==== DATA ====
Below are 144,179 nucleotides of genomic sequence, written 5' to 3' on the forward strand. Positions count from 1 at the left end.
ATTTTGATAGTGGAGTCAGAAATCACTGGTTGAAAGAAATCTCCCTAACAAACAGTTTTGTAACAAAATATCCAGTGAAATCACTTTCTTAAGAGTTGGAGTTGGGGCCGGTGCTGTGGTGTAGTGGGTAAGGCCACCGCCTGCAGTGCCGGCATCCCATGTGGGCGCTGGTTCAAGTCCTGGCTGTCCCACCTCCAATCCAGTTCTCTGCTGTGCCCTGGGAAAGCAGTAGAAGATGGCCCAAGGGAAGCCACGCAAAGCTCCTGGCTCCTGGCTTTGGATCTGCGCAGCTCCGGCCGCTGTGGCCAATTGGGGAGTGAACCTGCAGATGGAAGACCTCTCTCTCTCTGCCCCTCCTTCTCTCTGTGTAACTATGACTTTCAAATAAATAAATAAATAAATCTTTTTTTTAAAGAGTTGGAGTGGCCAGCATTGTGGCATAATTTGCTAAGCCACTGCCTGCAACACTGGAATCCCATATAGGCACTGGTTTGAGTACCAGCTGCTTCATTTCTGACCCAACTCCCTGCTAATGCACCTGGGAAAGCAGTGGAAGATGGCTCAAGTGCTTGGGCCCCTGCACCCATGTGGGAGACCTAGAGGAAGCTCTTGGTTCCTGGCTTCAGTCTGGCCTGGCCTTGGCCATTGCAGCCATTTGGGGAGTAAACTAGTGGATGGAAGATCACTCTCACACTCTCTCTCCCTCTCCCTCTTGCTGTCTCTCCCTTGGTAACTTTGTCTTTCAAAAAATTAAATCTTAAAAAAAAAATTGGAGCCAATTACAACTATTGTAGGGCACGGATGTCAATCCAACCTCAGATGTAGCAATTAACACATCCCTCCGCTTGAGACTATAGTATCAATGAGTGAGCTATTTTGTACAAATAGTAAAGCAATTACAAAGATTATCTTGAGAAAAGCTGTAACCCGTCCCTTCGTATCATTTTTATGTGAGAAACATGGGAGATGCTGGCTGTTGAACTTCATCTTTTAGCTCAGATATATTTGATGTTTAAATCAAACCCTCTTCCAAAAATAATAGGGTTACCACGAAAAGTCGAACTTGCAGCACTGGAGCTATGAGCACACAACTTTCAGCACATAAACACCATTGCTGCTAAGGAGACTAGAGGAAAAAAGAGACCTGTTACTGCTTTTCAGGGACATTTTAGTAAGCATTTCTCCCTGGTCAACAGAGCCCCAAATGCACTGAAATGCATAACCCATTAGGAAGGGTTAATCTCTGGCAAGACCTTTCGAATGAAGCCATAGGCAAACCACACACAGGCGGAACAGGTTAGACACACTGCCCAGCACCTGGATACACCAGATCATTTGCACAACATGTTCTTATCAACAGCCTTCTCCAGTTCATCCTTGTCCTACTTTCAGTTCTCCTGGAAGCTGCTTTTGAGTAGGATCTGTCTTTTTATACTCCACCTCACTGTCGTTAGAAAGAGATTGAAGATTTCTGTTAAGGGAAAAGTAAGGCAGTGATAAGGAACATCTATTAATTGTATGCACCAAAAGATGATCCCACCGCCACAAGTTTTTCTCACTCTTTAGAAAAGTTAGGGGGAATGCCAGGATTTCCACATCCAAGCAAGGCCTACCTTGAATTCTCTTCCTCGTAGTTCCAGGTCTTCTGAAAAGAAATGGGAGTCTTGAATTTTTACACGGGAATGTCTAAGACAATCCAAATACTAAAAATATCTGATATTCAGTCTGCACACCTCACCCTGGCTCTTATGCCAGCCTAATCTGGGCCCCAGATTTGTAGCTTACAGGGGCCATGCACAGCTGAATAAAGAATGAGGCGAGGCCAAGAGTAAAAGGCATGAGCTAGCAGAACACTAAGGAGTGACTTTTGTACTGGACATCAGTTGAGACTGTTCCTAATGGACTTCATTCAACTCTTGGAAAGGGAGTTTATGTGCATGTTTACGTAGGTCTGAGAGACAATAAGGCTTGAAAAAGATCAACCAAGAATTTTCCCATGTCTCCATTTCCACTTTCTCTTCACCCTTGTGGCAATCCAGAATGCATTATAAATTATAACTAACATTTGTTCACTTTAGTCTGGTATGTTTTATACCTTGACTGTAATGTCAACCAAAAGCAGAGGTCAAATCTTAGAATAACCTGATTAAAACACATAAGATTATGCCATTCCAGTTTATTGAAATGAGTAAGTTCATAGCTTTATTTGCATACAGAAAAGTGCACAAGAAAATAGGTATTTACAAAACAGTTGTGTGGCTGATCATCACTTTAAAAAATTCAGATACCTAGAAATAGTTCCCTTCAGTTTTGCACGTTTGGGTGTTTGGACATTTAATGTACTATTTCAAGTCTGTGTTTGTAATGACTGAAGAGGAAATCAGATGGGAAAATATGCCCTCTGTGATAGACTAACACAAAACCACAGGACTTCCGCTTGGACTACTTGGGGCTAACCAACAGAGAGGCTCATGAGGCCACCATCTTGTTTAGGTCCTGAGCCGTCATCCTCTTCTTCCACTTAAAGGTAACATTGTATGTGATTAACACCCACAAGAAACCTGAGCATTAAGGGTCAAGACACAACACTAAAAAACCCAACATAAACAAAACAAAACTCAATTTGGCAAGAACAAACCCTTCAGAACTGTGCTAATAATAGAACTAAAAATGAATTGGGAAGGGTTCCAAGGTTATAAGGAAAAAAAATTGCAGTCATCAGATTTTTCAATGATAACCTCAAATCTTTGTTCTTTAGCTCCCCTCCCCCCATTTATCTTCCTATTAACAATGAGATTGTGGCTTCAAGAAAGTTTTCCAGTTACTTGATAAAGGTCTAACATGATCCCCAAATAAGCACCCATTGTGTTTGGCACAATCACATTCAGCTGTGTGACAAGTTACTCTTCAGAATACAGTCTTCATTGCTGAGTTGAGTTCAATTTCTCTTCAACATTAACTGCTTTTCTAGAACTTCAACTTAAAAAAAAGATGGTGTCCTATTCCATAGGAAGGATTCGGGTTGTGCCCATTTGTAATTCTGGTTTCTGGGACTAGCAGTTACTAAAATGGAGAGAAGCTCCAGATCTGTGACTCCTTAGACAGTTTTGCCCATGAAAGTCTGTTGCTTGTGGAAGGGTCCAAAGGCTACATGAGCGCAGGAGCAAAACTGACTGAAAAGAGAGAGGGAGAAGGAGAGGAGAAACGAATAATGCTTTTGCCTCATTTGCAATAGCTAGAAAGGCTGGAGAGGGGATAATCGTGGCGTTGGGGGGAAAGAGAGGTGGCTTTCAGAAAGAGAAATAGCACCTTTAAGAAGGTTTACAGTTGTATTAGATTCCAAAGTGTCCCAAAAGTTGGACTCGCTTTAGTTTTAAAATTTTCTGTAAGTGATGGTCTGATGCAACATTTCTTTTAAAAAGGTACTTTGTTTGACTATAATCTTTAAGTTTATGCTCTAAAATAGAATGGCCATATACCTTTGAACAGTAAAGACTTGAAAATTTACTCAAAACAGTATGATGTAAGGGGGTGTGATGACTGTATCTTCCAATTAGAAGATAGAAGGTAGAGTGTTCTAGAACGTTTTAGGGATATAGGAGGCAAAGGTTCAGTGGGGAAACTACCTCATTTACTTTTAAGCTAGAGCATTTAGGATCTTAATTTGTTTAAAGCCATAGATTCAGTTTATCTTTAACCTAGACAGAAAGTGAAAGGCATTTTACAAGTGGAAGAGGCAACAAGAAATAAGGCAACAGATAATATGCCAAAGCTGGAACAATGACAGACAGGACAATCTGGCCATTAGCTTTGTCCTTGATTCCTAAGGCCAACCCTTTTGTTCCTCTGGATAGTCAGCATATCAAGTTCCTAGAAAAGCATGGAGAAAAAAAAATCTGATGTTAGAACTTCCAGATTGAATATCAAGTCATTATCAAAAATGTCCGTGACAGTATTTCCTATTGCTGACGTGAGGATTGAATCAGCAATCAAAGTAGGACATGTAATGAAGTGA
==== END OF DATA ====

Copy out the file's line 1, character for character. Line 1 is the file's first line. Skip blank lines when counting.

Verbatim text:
Below are 144,179 nucleotides of genomic sequence, written 5' to 3' on the forward strand. Positions count from 1 at the left end.